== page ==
Thursday, November 21, 2013

On The Beach

Dear Native Angeleno,
I'm embarrassed to admit this, but here goes: I haven't been to the beach in four years! Should I feel guilty?
Landlocked in Lincoln Heights
Are you effing kidding? We only go at night, or overcast weekdays. Too much UV, too many ham & eggers, sometimes both.

Not to mention:
The story of Santa Monica's Inkwell beach sounds like something out of the Jim Crow South. During the 1920's, the 200-foot-long strip was one of the only beaches in the county—save for a sliver of Manhattan Beach—where African-Americans were allowed to enjoy the ocean.
Guess it was better here than in the states of the former Confederacy.
More pix & links about beach racism at the link.

Classism on top of the racism:
This set of vintage photos comes from the Los Angeles Public Library's "Shades of L.A." project, which celebrates the diversity of our city. The snapshots are from Verna Deckard's personal collection, coupled with a four-hour interview she did with the organization.

"All the rest of the beach ... you couldn't go there unless you belonged to a club, and we couldn't belong to a club," she said.
Before the beaches belonged to the people. We'll guess "club" membership wasn't cheap.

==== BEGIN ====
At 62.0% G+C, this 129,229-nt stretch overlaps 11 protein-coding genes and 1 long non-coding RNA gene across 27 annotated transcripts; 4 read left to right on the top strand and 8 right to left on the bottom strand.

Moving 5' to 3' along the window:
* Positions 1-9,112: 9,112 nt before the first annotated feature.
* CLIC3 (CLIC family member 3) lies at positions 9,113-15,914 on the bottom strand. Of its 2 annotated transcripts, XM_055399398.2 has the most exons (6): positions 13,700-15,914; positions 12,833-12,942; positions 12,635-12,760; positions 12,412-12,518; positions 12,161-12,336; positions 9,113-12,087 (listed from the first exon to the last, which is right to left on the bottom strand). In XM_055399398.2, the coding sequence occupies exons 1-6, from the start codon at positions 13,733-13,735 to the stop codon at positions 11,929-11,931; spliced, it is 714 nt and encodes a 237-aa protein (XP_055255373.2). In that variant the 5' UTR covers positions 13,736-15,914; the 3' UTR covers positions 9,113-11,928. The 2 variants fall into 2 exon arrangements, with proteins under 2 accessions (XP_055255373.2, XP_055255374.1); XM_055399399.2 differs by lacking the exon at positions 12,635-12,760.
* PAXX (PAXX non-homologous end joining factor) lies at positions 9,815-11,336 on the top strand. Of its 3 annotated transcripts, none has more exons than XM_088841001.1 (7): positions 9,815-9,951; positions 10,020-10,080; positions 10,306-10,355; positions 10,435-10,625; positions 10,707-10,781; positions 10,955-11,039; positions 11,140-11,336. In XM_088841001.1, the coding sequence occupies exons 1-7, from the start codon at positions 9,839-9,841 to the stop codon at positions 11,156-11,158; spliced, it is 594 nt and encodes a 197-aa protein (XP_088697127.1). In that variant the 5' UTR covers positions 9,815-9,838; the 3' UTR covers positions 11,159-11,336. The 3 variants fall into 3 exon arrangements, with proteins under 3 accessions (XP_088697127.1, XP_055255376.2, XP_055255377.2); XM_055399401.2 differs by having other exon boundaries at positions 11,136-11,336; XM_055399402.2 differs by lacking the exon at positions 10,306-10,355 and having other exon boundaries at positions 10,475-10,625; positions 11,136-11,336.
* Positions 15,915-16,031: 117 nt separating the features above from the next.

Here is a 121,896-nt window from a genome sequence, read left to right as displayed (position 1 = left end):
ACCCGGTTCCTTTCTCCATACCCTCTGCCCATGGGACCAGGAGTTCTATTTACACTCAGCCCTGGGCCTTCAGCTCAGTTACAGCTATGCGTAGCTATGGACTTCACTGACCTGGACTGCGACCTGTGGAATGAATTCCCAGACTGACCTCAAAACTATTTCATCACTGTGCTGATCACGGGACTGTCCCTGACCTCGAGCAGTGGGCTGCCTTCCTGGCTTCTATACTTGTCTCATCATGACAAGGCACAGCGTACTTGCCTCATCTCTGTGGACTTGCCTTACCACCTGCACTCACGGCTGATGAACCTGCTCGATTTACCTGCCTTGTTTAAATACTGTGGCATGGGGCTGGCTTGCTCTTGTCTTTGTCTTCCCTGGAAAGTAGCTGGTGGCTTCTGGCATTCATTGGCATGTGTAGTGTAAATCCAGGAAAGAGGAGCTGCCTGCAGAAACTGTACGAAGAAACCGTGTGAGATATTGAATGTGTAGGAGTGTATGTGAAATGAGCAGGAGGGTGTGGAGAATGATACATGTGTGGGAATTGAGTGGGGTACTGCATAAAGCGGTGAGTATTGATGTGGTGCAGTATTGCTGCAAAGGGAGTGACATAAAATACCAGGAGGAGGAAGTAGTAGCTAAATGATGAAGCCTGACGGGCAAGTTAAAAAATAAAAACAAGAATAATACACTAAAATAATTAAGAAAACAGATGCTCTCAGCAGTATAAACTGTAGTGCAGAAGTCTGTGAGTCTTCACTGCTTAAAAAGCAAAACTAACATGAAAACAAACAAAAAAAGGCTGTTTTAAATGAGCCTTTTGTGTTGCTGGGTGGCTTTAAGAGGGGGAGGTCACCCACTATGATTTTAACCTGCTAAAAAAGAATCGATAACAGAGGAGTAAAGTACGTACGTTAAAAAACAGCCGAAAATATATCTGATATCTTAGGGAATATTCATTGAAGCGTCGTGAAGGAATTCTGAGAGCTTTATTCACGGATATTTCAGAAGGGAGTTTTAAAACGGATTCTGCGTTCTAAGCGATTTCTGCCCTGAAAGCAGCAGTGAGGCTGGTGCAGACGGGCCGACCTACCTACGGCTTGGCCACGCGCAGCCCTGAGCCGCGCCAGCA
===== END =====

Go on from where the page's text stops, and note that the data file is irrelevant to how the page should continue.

Plus which, the beach is for idiot teenie-boppers:


Big Bad Bald Bastard said...

You mean to tell me that my image of you dancing in the surf is inaccurate?

M. Bouffant said...

Disappointing Editor:
If it's during the day, it's nah-gunna happen.

Stayed w/ friends at the beach when we moved here forty yrs. ago. One day on the beach w/o sunscreen & we were peeling 1x3 inch pieces of skin off our hot pink legs. Never again!!

Aunt Snow said...

Well, to be truthful, the best the beaches were inaccessible to white people who were too poor to join a club, too.

But, yeah.

Me, I drive past the beach everyday. Never go there. I should change that, huh?

M. Bouffant said...

Erosion Editor:
Yeah, what we meant. Tried to find something specific on when beaches became public but we're lazy. And we excised a "not just racism, classism" line because even the editor gets tired of the commie rhetoric.

At night it's much easier to hear the waves. Fewer distractions. That's when the hep go.